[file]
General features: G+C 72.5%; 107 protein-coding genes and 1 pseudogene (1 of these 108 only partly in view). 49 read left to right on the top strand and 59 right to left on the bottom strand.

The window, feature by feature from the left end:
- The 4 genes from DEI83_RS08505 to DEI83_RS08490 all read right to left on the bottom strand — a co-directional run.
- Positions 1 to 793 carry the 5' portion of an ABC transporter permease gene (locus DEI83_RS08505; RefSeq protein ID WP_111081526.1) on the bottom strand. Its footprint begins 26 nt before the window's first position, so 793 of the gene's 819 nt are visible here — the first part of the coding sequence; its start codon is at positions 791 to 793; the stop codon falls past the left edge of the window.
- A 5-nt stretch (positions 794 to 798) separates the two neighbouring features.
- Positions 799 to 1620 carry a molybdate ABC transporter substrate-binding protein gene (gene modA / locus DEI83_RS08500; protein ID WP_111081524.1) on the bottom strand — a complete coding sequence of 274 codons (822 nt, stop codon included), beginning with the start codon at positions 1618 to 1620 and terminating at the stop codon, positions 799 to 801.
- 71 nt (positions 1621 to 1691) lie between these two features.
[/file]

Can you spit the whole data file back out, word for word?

General features: G+C 72.5%; 107 protein-coding genes and 1 pseudogene (1 of these 108 only partly in view). 49 read left to right on the top strand and 59 right to left on the bottom strand.

The window, feature by feature from the left end:
- The 4 genes from DEI83_RS08505 to DEI83_RS08490 all read right to left on the bottom strand — a co-directional run.
- Positions 1 to 793 carry the 5' portion of an ABC transporter permease gene (locus DEI83_RS08505; RefSeq protein ID WP_111081526.1) on the bottom strand. Its footprint begins 26 nt before the window's first position, so 793 of the gene's 819 nt are visible here — the first part of the coding sequence; its start codon is at positions 791 to 793; the stop codon falls past the left edge of the window.
- A 5-nt stretch (positions 794 to 798) separates the two neighbouring features.
- Positions 799 to 1620 carry a molybdate ABC transporter substrate-binding protein gene (gene modA / locus DEI83_RS08500; protein ID WP_111081524.1) on the bottom strand — a complete coding sequence of 274 codons (822 nt, stop codon included), beginning with the start codon at positions 1618 to 1620 and terminating at the stop codon, positions 799 to 801.
- 71 nt (positions 1621 to 1691) lie between these two features.